Love raises man, not only above himself, but also above the bounds of his mortality and earthliness, up to divinity itself, and in the very act of raising him it destroys him. Mythologically, this self-presumption finds its striking expression in the building of the heaven-high tower of Babel, which brings confusion to mankind.  In Byron's poem it is the sinful ambition of the race of Cain, for love of which it makes even the stars subservient and leads away the sons of God themselves. If, indeed, longing for the highest things -- if I may speak so -- is legitimate, then it lies in the circumstances that it leaves its human boundaries, that of sinfulness, and, therefore, destruction. The longing of the moth for the star is not absolutely pure and transparent, but glows in sultry mist, for man continues to be man. Through the excess of his longing he draws down the divine into the corruption of his passion;  therefore, he seems to raise himself to the Divine; but with that his humanity is destroyed. Thus the love of Anah and Aholibama for their angels becomes the ruin of gods and men. The invocation with which Cain's daughters implore their angels is psychologically an exact parallel to Miss Miller's poem.
The apparition of both angels which follows the invocation is, as always, a shining vision of light.
At the sight of this many-colored vision of light, where both women are entirely filled with desire and expectation, Anah makes use of a simile full of presentiment, which suddenly allows us to look down once more into the dismal dark depths, out of which for a moment the terrible animal nature of the mild god of light emerges.
Thus like the leviathan! We recall this overpowering weight in the scale of God's justice in regard to the man Job. There, where the deep sources of the ocean are, the leviathan lives; from there the all-destroying flood ascends, the all-engulfing flood of animal passion. That stifling, compressing feeling  of the onward-surging impulse is projected mythologically as a flood which, rising up and over all, destroys all that exists, in order to allow a new and better creation to come forth from this destruction.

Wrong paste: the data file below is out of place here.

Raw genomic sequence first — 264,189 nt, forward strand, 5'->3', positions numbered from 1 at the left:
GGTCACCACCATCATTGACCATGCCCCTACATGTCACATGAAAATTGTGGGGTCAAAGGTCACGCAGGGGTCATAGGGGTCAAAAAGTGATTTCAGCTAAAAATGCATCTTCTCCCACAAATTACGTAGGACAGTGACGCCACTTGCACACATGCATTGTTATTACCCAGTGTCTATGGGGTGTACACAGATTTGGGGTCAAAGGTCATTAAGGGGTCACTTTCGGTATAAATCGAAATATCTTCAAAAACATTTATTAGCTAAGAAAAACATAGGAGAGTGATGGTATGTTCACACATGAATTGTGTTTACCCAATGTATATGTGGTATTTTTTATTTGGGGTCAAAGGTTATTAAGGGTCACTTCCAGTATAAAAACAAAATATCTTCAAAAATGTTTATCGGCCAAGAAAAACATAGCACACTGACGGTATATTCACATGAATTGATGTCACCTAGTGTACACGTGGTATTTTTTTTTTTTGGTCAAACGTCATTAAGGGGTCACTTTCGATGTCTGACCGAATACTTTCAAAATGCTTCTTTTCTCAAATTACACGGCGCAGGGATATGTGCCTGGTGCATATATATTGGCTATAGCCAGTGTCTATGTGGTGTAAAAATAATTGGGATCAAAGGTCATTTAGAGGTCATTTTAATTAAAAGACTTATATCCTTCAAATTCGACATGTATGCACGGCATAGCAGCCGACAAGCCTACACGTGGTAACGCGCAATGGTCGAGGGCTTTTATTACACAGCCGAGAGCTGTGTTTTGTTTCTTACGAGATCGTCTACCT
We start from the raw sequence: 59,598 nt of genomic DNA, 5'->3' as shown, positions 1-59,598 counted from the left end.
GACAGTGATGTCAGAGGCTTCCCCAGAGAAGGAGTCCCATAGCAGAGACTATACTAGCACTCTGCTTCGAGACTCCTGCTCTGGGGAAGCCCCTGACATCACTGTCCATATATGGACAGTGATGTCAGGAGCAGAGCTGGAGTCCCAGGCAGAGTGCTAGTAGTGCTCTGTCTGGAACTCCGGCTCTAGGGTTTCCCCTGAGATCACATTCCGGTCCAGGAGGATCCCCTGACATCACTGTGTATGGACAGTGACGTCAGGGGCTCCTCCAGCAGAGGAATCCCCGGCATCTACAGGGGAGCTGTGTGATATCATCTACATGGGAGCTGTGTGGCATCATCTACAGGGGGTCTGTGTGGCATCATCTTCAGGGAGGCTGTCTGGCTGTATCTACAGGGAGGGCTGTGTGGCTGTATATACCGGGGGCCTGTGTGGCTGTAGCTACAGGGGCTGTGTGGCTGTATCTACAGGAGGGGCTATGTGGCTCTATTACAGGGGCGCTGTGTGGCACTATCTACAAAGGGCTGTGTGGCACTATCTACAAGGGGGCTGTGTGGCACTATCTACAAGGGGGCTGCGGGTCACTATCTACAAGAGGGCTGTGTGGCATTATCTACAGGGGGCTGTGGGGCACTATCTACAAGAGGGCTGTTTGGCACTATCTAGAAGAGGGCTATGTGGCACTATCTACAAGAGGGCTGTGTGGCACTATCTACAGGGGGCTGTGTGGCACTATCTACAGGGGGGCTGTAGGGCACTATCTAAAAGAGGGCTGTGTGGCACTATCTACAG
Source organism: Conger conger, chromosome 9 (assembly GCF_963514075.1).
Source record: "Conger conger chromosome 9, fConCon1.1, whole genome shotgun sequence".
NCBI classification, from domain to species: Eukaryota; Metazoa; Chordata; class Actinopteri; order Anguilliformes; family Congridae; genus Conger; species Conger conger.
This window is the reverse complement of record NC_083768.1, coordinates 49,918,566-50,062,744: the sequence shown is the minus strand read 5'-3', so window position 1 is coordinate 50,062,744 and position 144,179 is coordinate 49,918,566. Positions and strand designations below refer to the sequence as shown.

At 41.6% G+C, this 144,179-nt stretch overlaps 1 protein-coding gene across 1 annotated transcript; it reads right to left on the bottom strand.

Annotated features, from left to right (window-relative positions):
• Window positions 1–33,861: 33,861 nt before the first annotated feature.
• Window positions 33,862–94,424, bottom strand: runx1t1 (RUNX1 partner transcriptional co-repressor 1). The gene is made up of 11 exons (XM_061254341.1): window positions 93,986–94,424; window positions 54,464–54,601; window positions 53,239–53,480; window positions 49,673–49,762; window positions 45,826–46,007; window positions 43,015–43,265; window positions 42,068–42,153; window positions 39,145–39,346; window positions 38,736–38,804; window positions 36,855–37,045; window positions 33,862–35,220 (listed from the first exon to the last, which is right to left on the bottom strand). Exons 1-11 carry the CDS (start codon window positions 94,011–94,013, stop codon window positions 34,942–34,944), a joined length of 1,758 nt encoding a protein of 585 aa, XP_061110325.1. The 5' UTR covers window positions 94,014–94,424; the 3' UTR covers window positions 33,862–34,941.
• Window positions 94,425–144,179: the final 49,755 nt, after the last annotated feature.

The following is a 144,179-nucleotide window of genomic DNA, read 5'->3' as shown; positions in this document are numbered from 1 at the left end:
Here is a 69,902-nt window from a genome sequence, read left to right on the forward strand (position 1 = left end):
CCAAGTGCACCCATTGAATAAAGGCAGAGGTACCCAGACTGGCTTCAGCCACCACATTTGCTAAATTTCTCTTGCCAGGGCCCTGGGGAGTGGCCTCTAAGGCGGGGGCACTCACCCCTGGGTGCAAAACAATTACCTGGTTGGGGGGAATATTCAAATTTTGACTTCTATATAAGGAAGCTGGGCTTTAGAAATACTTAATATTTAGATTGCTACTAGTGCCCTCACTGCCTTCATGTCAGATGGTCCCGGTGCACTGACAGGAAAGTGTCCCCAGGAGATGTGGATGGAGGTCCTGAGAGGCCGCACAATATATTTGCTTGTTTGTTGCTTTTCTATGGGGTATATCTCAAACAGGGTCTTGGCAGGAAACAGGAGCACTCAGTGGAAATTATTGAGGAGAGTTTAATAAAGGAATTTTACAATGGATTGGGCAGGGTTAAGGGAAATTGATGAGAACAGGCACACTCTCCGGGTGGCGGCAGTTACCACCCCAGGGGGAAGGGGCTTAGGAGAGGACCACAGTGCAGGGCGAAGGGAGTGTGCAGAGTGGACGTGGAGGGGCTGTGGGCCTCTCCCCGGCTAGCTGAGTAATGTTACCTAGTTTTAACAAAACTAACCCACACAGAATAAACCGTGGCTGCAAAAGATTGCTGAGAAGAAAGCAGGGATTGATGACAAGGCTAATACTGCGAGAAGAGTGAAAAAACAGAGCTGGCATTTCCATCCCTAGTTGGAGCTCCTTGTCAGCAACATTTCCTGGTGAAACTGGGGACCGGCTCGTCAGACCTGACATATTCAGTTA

The prophetic visions of Japhet have almost prophetic meaning for our poetess; with the death of the moth in the light, evil is once more laid aside; the complex has once again, even if in a censored form, expressed itself. With that, however, the problem is not solved; all sorrow and every longing begins again from the beginning, but there is "Promise in the Air" -- the premonition of the Redeemer, of the "Well-beloved," of the Sun-hero, who again mounts to the height of the sun and again descends to the coldness of the winter, who is the light of hope from race to race, the image of the libido.
i. "The last age of Cumean prophecy has come already!
Under thy guidance, if any traces of our guilt continue,
ii. Sacred word.
iii. I am a star wandering about with you, and flaming up from the depths.